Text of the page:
Thursday, April 21, 2011
How much refrigerant does it take to make the fan blow harder?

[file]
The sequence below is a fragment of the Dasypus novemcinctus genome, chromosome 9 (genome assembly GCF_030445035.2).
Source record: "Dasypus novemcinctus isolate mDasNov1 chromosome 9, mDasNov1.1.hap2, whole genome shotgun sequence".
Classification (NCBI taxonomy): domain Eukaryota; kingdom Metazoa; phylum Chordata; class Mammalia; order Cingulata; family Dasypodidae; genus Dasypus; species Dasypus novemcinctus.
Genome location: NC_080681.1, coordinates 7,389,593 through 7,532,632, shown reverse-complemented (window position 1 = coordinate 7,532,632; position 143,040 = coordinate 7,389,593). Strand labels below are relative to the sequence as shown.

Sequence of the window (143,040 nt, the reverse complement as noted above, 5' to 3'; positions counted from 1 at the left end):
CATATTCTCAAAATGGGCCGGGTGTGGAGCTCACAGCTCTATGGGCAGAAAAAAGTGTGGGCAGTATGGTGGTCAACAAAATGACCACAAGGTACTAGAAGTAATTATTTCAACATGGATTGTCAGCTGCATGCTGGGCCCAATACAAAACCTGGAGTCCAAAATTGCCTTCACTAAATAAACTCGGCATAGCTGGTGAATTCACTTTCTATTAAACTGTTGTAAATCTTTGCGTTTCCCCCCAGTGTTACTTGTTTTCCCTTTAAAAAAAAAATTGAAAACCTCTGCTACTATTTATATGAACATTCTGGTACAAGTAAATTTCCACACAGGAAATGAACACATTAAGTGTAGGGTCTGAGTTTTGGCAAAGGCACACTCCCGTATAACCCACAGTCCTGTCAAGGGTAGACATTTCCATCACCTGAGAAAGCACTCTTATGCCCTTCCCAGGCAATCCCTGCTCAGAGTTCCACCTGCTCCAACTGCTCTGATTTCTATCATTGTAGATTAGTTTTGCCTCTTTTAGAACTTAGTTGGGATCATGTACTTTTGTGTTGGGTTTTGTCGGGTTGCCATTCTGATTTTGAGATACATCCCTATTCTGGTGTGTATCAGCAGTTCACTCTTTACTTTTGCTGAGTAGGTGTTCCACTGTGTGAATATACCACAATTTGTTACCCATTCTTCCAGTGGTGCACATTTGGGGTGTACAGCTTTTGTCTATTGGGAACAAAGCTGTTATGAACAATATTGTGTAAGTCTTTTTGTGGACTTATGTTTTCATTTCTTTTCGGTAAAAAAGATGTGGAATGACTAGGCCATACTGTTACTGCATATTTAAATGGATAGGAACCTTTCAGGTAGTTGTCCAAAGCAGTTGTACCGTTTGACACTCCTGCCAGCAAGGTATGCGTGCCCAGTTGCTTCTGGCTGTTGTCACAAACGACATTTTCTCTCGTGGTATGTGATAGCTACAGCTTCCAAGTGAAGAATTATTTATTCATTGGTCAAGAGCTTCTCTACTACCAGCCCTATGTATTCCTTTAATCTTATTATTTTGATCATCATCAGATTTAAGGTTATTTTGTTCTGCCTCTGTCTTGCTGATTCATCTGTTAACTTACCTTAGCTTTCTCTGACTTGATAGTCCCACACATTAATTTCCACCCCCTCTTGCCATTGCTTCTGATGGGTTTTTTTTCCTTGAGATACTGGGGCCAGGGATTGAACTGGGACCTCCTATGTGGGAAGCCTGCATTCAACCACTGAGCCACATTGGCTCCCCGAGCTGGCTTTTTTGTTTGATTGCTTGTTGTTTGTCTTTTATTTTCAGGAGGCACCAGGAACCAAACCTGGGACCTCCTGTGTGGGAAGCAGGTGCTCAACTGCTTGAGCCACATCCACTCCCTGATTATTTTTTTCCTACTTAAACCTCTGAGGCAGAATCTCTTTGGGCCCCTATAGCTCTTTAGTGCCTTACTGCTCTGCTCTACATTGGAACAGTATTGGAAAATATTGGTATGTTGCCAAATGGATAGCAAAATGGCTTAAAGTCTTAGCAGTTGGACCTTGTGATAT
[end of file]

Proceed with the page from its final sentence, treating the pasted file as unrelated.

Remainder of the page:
Have you ever noticed that right after you buy a car you seem to see that particular model everywhere? Similarly, once you solve a problem, every problem you see seems to be another iteration of that same problem. My theory is that we are programmed to repeat our successes. The brain says “that worked before, lets do that again!” We are all occasionally tempted by the same quick fix demon that whispers in our ear “this worked the last time!” The temptation is just to repeat our latest success without really looking carefully at the actual problem before us. We convince ourselves that this problem is just like the previous one. I think it is more difficult for younger technicians to resist the quick fix temptation. They have not seen as many problems, so their brain is less confused – it is certain the solution is whatever they have seen recently! Often the quick solution involves adding refrigerant. My brother Richard is a senior technician at his company. Having seen and experienced many things, other technicians often call him for help. Richard is also a joker, so they know they are going to have their tail twisted a bit when they call. Recently a young tech called Richard and said he could not get the suction pressure on an R22 unit above 50 psig even though he had added refrigerant three times and every time the pressure settled down to 50 psig. He didn’t understand why adding refrigerant did not raise his suction pressure. Richard asked him “how many pounds of refrigerant do you have to add to make the fan blow harder?” No reply. So he asks again “Say, I really don’t know, how many pounds of refrigerant DOES it take to make the fan blow harder?” Finally, the tech replies: “adding refrigerant won’t make the fan blow any harder no matter how much I add.” Richard then asks “so why are you trying to fix an airflow problem by adding refrigerant?” Of course there are several possibilities that could cause low suction pressure, but airflow is one of the most common. He could also have some type of refrigerant restriction or a metering device issue. However, more information is needed to differentiate these from each other. A high superheat and low subcooling could indicate an undercharge. A low superheat could indicate an airflow problem. A high subcooling and high superheat would point to a refrigerant restriction or metering device issue. The problem is that the tech was only looking at the suction pressure and nothing else. He had already decided what the problem was and how to fix it before actually finding the problem. To his credit, he did recognize that he was pursuing the wrong “fix,” that is why he called for help. The next time you can’t understand why your fix is not working, ask yourself if you are trying to make the fan blow harder by adding refrigerant. Then call Richard.